The post, written by a black activist from Brooklyn who is a march volunteer, advised “white allies” to listen more and talk less. It also chided those who, it said, were only now waking up to racism because of the election.
“You don’t just get to join because now you’re scared, too,” read the post. “I was born scared.”
Stung by the tone, Ms. Willis canceled her trip.
“This is a women’s march,” she said. “We’re supposed to be allies in equal pay, marriage, adoption. Why is it now about, ‘White women don’t understand black women’?”
No surprise, Sarsour is one of the people pushing the identity politics fight, according to The Times:
Even as they are working to ensure a smooth and unified march next week, the national organizers said they made a deliberate decision to highlight the plight of minority and undocumented immigrant women and provoke uncomfortable discussions about race.
“This was an opportunity to take the conversation to the deep places,” said Linda Sarsour, a Muslim who heads the Arab American Association of New York and is one of four co-chairwomen of the national march. “Sometimes you are going to upset people.” …
“Yes, equal pay is an issue,” Ms. Sarsour said. “But look at the ratio of what white women get paid versus black women and Latina women.”
Attending the “Women’s March on Washington” has not once crossed my mind. I could conjure up a multitude of reasons why, but will raise what I consider to be most significant: In this event black women are merely peripheral interlocutors for what are supposed to be women’s rights and human rights writ large. There is a long history of black women being overlooked by, excluded from and co-opted into events that profess to be for the benefit of all women but that at their core almost exclusively benefit middle class, straight, white women (á la All the Women Are White).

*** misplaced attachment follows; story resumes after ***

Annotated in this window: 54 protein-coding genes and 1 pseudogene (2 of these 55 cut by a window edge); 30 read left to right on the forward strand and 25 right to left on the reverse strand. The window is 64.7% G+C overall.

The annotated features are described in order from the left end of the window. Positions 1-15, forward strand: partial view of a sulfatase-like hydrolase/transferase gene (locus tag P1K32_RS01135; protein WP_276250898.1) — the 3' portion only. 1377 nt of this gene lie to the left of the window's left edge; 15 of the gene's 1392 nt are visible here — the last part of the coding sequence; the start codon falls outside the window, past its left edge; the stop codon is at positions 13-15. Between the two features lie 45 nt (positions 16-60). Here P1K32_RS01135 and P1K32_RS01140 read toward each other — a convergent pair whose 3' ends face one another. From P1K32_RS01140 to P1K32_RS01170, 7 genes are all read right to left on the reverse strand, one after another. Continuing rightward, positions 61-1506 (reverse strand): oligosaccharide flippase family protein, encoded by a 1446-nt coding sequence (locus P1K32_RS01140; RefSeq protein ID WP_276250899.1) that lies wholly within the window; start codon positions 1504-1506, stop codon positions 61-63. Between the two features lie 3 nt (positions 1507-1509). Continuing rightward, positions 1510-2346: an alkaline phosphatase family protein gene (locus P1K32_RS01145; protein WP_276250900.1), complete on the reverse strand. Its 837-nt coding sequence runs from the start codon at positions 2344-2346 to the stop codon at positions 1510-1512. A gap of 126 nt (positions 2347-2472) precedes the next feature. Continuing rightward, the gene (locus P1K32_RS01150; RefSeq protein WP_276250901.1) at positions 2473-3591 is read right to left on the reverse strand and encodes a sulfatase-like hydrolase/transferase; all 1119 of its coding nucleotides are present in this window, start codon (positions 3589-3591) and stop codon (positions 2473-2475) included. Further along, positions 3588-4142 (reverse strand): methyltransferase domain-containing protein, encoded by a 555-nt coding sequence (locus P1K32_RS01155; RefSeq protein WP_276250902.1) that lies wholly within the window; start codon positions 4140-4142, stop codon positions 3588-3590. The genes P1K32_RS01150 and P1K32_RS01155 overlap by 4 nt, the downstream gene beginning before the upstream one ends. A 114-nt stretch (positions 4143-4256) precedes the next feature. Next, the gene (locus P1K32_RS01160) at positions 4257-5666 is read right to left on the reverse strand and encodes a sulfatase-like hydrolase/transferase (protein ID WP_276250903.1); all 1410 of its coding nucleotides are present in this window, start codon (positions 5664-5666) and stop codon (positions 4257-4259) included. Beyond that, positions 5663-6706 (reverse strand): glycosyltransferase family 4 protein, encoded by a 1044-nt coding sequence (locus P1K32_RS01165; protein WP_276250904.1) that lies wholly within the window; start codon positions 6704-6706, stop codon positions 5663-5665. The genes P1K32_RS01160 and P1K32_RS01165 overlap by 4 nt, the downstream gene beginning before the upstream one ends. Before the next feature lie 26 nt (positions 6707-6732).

None of this really is surprising.
When identity politics is the motivation for social action, identities will collide.
Side note: Apparently there are numerous buses leaving Ithaca for the March. Lots of liberal virtue-signalers will go, singing songs on the bus, and uploading videos to Instagram and Facebook so all their less virtuous friends can be put to shame. Selfies WILL be taken. When they get back to Ithaca, they will organize circles or something to talk about the experience and pat each other on the back. Group hugs WILL be had.